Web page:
The flying bird of the day is one of the Kilngreen gulls.

Published by tootlepedal

Cyclist, retired teacher, curmudgeon, keen amateur photographer.

33 thoughts on “Top down or Langholm under a cloud

  1. Your 4K miles this year is a milestone to be proud of and well done..you should make December an easy month 😊
    Your right about walking as well as cycling,I’ve probably walked nearly as far as I’ve cycled this year,meaning I haven’t done much cycling,but I have had a few health issues as an excuse.
    Mrs Ts crochet work looks fantastic.
    Like your header photo of the gulls.

      1. They have probably spent less time walking than most and hitting the ground is supposed to be good for your bones so that might be understandable if it is true.

  2. That is a beautiful pillow cover by Mrs. T. I enjoy seeing her work, too.

    Your weather looks very much like ours today. It was 34 degrees at sunrise time, with thick fog all day long. It’s a little less than an hour until sundown now and 40 degrees. The sun is now trying to burn through the fog and I see a few patches of blue.

    Those surviving flowers look lovely, and I enjoyed the photos from the day, even in mists. Lichens should be enjoying the damper weather, and that is a fine grouping of them in that panel. Our hazelnut catkins are out, too.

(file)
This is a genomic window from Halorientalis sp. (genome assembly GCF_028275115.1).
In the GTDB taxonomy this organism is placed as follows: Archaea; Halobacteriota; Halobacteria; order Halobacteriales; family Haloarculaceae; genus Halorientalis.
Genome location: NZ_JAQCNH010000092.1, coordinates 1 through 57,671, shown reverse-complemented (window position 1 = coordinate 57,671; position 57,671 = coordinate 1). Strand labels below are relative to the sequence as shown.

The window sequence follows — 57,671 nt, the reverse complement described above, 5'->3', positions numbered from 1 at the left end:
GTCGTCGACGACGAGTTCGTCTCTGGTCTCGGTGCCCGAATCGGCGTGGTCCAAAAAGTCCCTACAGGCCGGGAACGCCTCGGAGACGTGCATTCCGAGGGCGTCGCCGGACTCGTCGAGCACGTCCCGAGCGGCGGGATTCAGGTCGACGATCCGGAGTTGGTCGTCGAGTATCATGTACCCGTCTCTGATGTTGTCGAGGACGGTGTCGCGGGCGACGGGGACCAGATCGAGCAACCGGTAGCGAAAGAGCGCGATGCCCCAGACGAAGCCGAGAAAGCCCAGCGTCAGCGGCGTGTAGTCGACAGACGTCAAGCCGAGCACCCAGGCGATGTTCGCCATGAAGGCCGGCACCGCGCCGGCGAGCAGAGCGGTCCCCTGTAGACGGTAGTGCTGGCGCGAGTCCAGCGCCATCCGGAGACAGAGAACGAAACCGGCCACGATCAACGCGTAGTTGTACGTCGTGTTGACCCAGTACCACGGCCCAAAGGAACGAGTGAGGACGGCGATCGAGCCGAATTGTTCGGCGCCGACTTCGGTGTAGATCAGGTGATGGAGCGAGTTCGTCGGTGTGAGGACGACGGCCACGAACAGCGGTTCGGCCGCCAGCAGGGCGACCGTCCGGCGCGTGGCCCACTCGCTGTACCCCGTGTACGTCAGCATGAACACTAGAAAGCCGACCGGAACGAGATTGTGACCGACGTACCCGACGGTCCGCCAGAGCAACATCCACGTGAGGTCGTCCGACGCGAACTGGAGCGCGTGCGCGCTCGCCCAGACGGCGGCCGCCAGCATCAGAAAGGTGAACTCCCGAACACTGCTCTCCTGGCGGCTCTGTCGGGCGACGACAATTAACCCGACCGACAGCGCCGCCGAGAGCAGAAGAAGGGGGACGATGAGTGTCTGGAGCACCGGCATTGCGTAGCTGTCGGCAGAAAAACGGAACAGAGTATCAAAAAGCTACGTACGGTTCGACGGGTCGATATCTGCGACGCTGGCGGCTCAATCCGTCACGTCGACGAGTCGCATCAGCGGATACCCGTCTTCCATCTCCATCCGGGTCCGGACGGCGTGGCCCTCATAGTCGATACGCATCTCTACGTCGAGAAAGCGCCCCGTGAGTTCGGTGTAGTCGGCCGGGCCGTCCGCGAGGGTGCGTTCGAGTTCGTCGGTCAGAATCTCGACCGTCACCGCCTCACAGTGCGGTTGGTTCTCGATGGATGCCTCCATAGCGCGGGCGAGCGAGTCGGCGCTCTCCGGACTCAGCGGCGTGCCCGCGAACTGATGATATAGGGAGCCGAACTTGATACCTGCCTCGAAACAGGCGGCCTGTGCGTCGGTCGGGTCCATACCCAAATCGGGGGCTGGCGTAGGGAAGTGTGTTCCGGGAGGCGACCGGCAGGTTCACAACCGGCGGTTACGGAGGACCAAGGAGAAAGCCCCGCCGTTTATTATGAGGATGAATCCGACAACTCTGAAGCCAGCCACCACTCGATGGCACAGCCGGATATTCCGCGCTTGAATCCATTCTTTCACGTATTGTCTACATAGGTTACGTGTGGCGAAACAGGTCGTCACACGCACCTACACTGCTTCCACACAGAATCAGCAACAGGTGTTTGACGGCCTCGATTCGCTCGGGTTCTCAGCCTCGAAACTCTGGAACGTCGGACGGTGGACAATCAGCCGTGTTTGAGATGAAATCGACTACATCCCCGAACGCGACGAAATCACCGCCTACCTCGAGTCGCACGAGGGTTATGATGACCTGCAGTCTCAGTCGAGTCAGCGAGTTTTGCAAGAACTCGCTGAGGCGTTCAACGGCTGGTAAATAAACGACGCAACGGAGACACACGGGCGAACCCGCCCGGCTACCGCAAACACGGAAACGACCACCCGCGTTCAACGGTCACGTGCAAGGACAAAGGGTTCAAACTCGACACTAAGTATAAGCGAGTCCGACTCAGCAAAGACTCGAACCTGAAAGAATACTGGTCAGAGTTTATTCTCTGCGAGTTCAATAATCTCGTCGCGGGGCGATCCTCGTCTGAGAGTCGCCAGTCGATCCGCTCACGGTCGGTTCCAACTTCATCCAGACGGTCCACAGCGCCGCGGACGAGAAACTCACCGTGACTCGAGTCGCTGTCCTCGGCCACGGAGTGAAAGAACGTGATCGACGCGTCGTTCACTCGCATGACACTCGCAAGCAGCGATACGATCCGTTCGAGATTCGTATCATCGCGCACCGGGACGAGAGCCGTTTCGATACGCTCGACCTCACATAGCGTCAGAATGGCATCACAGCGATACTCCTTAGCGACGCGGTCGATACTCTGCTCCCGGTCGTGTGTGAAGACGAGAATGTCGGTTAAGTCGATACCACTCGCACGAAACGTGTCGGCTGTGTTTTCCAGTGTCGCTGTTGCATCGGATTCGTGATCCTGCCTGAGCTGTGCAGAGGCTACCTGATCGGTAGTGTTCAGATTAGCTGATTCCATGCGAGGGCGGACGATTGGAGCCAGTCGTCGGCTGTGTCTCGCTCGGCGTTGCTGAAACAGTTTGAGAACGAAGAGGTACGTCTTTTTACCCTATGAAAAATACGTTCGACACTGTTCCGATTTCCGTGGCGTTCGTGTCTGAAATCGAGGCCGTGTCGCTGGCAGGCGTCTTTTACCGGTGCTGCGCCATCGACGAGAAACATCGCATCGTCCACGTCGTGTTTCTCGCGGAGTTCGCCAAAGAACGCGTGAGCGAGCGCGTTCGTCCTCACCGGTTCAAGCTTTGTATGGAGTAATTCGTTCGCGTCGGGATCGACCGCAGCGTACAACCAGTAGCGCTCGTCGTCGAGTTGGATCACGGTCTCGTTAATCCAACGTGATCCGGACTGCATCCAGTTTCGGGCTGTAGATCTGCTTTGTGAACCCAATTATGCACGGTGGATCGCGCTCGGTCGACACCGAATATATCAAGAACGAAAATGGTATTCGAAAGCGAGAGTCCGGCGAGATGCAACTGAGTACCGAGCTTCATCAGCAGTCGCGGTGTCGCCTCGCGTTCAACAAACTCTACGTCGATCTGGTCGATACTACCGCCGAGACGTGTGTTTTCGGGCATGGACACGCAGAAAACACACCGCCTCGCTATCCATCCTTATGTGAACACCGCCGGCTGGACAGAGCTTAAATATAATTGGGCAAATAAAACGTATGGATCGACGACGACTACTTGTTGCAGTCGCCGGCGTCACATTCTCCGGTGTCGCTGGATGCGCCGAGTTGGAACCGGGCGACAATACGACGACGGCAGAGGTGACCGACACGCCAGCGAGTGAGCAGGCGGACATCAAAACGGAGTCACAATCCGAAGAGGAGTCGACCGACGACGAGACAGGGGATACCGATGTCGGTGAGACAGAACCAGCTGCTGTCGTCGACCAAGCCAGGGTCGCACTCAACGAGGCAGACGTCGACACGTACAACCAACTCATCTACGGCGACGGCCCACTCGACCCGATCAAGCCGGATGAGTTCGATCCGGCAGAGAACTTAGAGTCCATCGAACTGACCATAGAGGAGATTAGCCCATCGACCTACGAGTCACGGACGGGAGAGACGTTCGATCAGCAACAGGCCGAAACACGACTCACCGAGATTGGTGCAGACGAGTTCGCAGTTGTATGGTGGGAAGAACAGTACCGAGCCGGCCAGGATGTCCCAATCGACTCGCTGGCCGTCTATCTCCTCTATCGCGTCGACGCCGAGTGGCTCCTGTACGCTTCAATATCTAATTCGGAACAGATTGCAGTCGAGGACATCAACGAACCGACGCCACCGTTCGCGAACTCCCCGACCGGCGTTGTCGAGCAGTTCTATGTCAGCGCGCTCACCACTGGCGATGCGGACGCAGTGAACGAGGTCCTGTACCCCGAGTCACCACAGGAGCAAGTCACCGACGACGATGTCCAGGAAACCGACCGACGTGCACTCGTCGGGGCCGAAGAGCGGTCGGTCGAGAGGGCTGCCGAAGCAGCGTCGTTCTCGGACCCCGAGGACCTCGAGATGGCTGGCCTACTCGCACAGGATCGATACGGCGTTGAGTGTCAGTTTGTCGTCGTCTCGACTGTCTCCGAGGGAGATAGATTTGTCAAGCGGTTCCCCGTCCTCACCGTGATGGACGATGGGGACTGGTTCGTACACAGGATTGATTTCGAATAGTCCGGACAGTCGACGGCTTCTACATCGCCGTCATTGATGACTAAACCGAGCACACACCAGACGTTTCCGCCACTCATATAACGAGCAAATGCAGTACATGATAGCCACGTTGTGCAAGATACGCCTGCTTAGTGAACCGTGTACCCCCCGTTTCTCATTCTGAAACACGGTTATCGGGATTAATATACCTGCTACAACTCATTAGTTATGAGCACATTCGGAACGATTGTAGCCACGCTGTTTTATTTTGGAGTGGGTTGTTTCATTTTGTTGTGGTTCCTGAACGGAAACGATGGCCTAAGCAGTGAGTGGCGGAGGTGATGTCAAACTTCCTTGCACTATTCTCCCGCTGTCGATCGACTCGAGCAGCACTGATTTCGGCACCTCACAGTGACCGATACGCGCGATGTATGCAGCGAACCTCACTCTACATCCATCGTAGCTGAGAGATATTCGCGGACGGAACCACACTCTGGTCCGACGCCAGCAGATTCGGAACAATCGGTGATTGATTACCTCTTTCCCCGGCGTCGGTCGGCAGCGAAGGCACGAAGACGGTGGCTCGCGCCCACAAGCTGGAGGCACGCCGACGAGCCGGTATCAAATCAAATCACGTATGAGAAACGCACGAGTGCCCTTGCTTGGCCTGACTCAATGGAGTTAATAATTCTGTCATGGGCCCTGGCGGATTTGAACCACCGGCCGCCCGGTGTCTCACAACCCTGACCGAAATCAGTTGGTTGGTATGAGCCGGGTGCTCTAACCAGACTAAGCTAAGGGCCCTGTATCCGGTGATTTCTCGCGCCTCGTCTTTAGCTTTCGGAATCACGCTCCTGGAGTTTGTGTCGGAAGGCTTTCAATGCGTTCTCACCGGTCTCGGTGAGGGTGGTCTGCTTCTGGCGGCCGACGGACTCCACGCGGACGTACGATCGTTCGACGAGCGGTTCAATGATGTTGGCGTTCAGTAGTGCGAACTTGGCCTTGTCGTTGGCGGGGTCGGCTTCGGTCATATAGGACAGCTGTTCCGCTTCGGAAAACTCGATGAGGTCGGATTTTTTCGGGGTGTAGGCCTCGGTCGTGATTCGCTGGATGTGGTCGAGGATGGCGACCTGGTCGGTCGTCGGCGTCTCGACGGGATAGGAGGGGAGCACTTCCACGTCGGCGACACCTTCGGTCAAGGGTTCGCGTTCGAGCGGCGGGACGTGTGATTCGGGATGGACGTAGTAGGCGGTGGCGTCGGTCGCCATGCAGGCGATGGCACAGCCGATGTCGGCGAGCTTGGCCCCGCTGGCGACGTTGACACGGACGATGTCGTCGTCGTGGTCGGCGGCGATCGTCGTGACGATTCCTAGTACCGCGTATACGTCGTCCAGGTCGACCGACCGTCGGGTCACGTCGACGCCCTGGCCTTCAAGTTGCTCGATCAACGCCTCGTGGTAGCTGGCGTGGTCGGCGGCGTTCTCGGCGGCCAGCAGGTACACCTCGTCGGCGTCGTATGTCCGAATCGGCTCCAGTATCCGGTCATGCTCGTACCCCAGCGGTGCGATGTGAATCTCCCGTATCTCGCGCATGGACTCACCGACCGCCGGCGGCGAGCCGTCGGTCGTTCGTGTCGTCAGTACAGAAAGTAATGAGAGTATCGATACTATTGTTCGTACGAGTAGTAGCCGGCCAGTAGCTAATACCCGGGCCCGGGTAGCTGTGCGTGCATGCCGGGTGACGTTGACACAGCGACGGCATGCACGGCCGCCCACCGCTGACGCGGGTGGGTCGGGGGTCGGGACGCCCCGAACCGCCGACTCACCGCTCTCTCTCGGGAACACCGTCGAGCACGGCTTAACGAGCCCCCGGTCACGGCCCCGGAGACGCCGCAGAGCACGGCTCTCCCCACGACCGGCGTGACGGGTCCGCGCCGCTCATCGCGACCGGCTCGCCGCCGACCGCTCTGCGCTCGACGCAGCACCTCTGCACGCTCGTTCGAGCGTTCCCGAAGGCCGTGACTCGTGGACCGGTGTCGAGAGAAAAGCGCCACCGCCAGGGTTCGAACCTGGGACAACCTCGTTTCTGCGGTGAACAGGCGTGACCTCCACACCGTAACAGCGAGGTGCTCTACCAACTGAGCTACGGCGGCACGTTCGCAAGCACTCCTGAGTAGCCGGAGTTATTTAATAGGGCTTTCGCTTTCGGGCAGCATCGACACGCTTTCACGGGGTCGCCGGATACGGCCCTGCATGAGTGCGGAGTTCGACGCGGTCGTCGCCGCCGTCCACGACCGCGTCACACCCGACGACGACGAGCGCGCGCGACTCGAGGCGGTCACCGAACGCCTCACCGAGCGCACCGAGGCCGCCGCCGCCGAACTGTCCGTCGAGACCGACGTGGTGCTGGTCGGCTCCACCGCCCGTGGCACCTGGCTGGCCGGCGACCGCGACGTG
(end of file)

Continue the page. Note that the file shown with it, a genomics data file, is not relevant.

3. Well, we didn’t reach the heady high of 6ºC today, but it was still very nice. As you noted it’s a sliding scale, which is good as it allows you to enjoy your coffee mornings in temperatures you’d scorn in June.

    Glad to hear you dug out your bike light today! I’ve been wearing LED snap bands on my wrists when I walk in the dark – feel a bit like a Christmas tree, but better that than flat.

    1. I need to get a new light as the fitting to fix it to the bike is broken and I had to stick it on with tape. I like the idea of a moving Christmas tree.

  4. 4000 miles would please me. I can’t even imagine it.
    Nice to see the mallards and the gulls. I like seeing them on their posts.
    The lichens are beautiful. I don’t think I’ve ever seen a single one of them here. One or two look like they might be lungworts (Lobaria), which would be pretty special.

    1. Lungworts do occur in western Scotland. I will have to look more carefully.